But ice is impermeable to water. So around the perimeter of the productive site, you drill lots more shafts, only 8 to 12 feet apart, put in piping, and pump refrigerants through it. The water in the ground around the shafts freezes, and eventually forms a 20- to 30-foot ice barrier around the site.

Next you take the water out of the ground inside the ice wall, turn up the heat, and then sit back and harvest the oil until it stops coming in useful quantities. When production drops, it falls off rather quickly.

That's an advantage over ordinary wells, which very gradually get less productive as they age.

Then you pump the water back in. (Well, not necessarily the same water, which has moved on to other uses.) It's hot down there so the water flashes into steam, picking up loose chemicals in the process. Collect the steam, strip the gunk out of it, repeat until the water comes out clean. Then you can turn off the heaters and the chillers and move on to the next plot (even saving one or two of the sides of the ice wall, if you want to be thrifty about it).

Most of the best territory for this astonishing process is on land under the control of the Bureau of Land Management. Shell has applied for a research and development lease on 160 acres of BLM land, which could be approved by February. That project would be on a large enough scale so design of a commercial facility could begin.

The 2005 energy bill altered some provisions of the 1920 Minerals Leasing Act that were a deterrent to large-scale development, and also laid out a 30-month timetable for establishing federal regulations governing commercial leasing.

Shell has been deliberately low-key about their R&D, wanting to avoid the hype, and the disappointment, that surrounded the last oil-shale boom. But O'Connor said the results have been sufficiently encouraging they are gradually getting more open. Starting next week, they will be holding public hearings in northwest Colorado.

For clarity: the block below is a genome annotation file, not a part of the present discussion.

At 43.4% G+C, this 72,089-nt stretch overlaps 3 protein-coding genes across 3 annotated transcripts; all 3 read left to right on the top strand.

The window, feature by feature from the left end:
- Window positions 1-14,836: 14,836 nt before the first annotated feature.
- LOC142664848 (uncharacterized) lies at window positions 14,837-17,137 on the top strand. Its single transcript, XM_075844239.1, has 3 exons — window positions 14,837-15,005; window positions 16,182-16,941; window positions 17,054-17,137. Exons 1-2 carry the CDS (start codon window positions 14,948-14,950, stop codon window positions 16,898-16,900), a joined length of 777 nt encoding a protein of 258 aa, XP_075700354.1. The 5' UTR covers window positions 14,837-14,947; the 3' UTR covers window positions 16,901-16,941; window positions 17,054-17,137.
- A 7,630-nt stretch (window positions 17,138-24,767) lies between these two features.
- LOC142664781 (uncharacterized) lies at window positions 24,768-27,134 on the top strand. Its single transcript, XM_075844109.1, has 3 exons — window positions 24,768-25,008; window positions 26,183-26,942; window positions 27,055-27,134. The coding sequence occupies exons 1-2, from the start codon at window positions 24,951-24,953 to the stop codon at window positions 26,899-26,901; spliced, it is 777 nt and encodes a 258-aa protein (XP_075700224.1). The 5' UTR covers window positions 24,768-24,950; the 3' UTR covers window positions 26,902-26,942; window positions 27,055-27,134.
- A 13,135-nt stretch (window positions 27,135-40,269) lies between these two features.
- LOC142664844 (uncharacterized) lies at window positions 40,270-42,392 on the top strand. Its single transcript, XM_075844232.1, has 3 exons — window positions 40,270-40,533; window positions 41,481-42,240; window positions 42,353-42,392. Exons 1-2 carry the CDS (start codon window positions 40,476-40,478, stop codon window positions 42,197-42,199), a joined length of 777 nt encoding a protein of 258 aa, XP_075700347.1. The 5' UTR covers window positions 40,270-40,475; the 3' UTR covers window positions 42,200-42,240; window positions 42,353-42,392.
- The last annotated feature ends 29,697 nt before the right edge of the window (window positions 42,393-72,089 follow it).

I'll say it again. Wow.

Linda Seebach is an editorial writer for the News. She can be reached by telephone at (303) 892-2519 or by e-mail at

About Linda Seebach:

Before starting her career in journalism, Linda Seebach was a college mathematics professor, the owner of a small printing business catering to the antique-car hobby and an English teacher at a university in Shanghai. She moved into journalism by way of the Minnesota Daily, the independent student paper at the University of Minnesota, where she did graduate work in linguistics. She later was an editorial writer and columnist for the Los Angeles Daily News and editorial page editor of the Valley Times in Pleasanton, Calif.


  • At Sat Apr 22, 09:51:00 PM PDT, Blogger Elmer's Brother said…

    I have also heard that according to the Rand Corp. there is more oil under Colorado and Utah than all the middle east combined but the freakin' greenies won't let us go after it.

  • At Sun Apr 23, 05:28:00 AM PDT, Blogger Cubed © said…

    Hi, elmer's bro,

    Yeah, we could afford to pander to the "Greenies" so long as oil was cheap and easy, but methinks that these prohibitions will begin to fade under the pressures of everything from market demand to terrorism.

    Today, we have a far greater appreciation of the desireability of clean air and water etc. than we did before, and we are much better at finding and extracting oil without damaging the environment.

    Personally, I have no doubt whatsoever that we will solve our energy problems. My guess is that shale oil will be the "transitional source" from Middle Eastern sources, and that eventually, additional sources, be they "wave generators" or geothermal or whatever, will probably power most of our needs, leaving the oil for use in pharmaceuticals, plastics, fertilizers, etc.

    Times of transition are usually frought with difficulties. We experience it every time there is a paradigm-shifting development (e.g. from horse/buggy to automobile) and that will probably happen this time too, but it's a small price to pay, and ultimately, everybody - not just us - will be better off.